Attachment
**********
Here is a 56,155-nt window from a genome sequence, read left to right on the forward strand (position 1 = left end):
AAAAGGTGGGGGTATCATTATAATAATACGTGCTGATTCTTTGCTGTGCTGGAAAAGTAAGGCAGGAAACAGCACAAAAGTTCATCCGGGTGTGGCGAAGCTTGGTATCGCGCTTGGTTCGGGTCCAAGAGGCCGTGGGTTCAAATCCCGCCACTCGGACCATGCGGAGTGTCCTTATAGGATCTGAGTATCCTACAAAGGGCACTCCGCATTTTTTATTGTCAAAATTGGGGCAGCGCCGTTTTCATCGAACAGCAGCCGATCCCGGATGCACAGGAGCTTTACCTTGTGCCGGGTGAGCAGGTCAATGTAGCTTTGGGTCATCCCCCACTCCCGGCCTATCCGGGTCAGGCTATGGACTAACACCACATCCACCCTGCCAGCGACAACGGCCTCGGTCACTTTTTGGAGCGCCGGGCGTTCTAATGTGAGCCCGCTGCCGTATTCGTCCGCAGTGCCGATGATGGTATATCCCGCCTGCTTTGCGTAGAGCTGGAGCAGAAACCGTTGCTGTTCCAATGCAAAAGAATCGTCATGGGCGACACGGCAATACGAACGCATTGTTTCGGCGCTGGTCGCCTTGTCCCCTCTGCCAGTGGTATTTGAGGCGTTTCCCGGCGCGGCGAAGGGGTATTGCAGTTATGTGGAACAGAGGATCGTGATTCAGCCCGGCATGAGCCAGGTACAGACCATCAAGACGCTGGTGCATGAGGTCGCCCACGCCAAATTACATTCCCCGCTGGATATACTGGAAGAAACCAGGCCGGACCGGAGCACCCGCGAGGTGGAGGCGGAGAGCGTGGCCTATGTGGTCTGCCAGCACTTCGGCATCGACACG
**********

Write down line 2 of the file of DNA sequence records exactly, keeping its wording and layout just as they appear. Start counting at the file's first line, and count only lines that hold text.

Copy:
AAAAGGTGGGGGTATCATTATAATAATACGTGCTGATTCTTTGCTGTGCTGGAAAAGTAAGGCAGGAAACAGCACAAAAGTTCATCCGGGTGTGGCGAAGCTTGGTATCGCGCTTGGTTCGGGTCCAAGAGGCCGTGGGTTCAAATCCCGCCACTCGGACCATGCGGAGTGTCCTTATAGGATCTGAGTATCCTACAAAGGGCACTCCGCATTTTTTATTGTCAAAATTGGGGCAGCGCCGTTTTCATCGAACAGCAGCCGATCCCGGATGCACAGGAGCTTTACCTTGTGCCGGGTGAGCAGGTCAATGTAGCTTTGGGTCATCCCCCACTCCCGGCCTATCCGGGTCAGGCTATGGACTAACACCACATCCACCCTGCCAGCGACAACGGCCTCGGTCACTTTTTGGAGCGCCGGGCGTTCTAATGTGAGCCCGCTGCCGTATTCGTCCGCAGTGCCGATGATGGTATATCCCGCCTGCTTTGCGTAGAGCTGGAGCAGAAACCGTTGCTGTTCCAATGCAAAAGAATCGTCATGGGCGACACGGCAATACGAACGCATTGTTTCGGCGCTGGTCGCCTTGTCCCCTCTGCCAGTGGTATTTGAGGCGTTTCCCGGCGCGGCGAAGGGGTATTGCAGTTATGTGGAACAGAGGATCGTGATTCAGCCCGGCATGAGCCAGGTACAGACCATCAAGACGCTGGTGCATGAGGTCGCCCACGCCAAATTACATTCCCCGCTGGATATACTGGAAGAAACCAGGCCGGACCGGAGCACCCGCGAGGTGGAGGCGGAGAGCGTGGCCTATGTGGTCTGCCAGCACTTCGGCATCGACACG